Thursday Hitters: ATP Betting Value in Montpellier, Quito, and Sofia
Geoff Burke-USA TODAY Sports
Well, we split our hitters Monday (and into Tuesday), although Stefanos Tsitsipas probably should’ve won after going up a set on Jérémy Chardy. The Frenchman is typically ghastly from a set down, but his forehand was firing off at a mind-bending level, so I guess we have to just tip our caps.
Nicolás Jarry made up for it anyways, in like fashion, storming back against Facundo Bagnis from a set down (pulling out a third set breaker). There wasn’t a stream for that match, but it looked like a cracker from the looks of Flashscore (said like a true degenerate). Needless to say, I worked up a good schvitz in the palms, that’s for sure.
And, with that, we look for where the value lies on tomorrow’s card from Montpellier, Quito and Sofia.
Action begins around 5 a.m. EST on Thursday. At first glance, I see some value with veteran underdog Andreas Seppi (+140) against Gilles Müller, whose level has substantially dropped since last Wimbledon. Seppi looked sharp in his first-round match against Mikhail Youzhny (aka “The Youzh”), who has given him fits in the past. Seppi, who should come into this match confident after his nice start to the season, has split six career meetings with the Luxemburger. Muller has won each of the last three matches, but in their three indoor hard encounters, Seppi has won two. He also took a set off Müller in his only indoor hard loss (2016 Rotterdam). Given his current form, value lies with Seppi at +140.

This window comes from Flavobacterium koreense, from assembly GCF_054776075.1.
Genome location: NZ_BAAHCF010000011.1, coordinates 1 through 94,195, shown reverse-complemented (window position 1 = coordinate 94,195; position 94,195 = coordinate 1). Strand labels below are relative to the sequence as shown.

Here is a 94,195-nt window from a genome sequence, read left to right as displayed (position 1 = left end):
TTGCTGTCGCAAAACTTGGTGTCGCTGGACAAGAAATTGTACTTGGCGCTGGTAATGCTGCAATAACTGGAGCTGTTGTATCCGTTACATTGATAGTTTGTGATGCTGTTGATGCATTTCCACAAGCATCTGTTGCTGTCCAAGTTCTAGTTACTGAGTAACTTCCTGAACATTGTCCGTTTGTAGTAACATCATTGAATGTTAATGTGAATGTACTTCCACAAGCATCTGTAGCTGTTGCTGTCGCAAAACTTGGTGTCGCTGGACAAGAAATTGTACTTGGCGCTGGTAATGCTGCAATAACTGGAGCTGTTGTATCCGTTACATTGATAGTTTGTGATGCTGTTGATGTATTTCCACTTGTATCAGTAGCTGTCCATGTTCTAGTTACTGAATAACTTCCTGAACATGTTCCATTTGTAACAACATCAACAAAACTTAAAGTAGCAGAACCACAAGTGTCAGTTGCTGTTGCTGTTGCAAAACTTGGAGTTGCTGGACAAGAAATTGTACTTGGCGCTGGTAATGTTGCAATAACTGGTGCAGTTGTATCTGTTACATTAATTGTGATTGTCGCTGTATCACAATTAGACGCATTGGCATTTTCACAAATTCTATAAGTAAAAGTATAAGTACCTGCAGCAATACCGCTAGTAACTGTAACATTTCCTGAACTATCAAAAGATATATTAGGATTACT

I also see value with another veteran — the Cypriot, Marcos Baghdatis, at plus money (+135) against Mannarino. The Frenchman looked a bit vulnerable this past weekend at Davis Cup, losing to Thiemo de Bakker in straights and needing five sets to get through Robin Haase (on home soil). Both play a similar style of defensive counterpunch from the baseline, but Baggy has the more dependable — and ultimately more dangerous — weapons. I envision a long back-and-forth match, but with the line at a touch under +150 for Baggy … I lean the Cypriot on his favorite surface. Baggy was in the running for a hitter, for what it’s worth.
I also would look at Denis Istomin (+147) against Viktor Troicki. In fact, I make Istomin a pretty substantial favorite. That leads me to believe oddsmakers may know something about Istomin’s recent fitness or mood. As a result, despite potential value, I will pass.
I like Paulo Lorenzi as a slight favorite (-133) against Roberto Carballes Baena. RCB is a solid player, but conditions in Quito should be perfect for the serve and forehand of Lorenzi. He hits heavy strokes that should not be affected by the altitude.
I also fancy Victor Estrella Burgos (-105) to go another round as a slight dog against Gerald Melzer. “The King of Quito” (Estrella Burgos) put on an inspiring show in his first-round clash against Thomaz Bellucci, a player who excels in altitude. He ultimately found a way to grind the Brazilian down (following his doping ban). I expect a similar performance from Burgos against Melzer. His backhand slice and SHEER HEART should get him through.